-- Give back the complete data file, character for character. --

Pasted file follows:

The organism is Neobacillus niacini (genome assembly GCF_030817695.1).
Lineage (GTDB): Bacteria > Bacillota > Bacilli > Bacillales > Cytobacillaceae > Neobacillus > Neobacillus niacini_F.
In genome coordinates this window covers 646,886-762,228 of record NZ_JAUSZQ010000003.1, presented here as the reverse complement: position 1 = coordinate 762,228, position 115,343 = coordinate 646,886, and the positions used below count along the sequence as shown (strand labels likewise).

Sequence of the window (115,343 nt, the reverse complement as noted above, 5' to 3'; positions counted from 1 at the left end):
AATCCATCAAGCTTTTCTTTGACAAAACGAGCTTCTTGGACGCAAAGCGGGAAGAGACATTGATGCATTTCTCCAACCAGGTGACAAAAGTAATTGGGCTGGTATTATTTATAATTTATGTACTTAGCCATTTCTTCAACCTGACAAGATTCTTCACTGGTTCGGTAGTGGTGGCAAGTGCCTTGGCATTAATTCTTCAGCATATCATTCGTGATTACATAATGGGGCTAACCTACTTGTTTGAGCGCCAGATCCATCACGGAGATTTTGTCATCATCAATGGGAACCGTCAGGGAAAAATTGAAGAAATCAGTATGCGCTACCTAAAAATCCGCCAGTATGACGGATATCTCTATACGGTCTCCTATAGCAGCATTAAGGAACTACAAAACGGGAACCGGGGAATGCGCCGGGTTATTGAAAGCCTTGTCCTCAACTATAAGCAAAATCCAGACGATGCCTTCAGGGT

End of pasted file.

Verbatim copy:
The organism is Neobacillus niacini (genome assembly GCF_030817695.1).
Lineage (GTDB): Bacteria > Bacillota > Bacilli > Bacillales > Cytobacillaceae > Neobacillus > Neobacillus niacini_F.
In genome coordinates this window covers 646,886-762,228 of record NZ_JAUSZQ010000003.1, presented here as the reverse complement: position 1 = coordinate 762,228, position 115,343 = coordinate 646,886, and the positions used below count along the sequence as shown (strand labels likewise).

Sequence of the window (115,343 nt, the reverse complement as noted above, 5' to 3'; positions counted from 1 at the left end):
AATCCATCAAGCTTTTCTTTGACAAAACGAGCTTCTTGGACGCAAAGCGGGAAGAGACATTGATGCATTTCTCCAACCAGGTGACAAAAGTAATTGGGCTGGTATTATTTATAATTTATGTACTTAGCCATTTCTTCAACCTGACAAGATTCTTCACTGGTTCGGTAGTGGTGGCAAGTGCCTTGGCATTAATTCTTCAGCATATCATTCGTGATTACATAATGGGGCTAACCTACTTGTTTGAGCGCCAGATCCATCACGGAGATTTTGTCATCATCAATGGGAACCGTCAGGGAAAAATTGAAGAAATCAGTATGCGCTACCTAAAAATCCGCCAGTATGACGGATATCTCTATACGGTCTCCTATAGCAGCATTAAGGAACTACAAAACGGGAACCGGGGAATGCGCCGGGTTATTGAAAGCCTTGTCCTCAACTATAAGCAAAATCCAGACGATGCCTTCAGGGT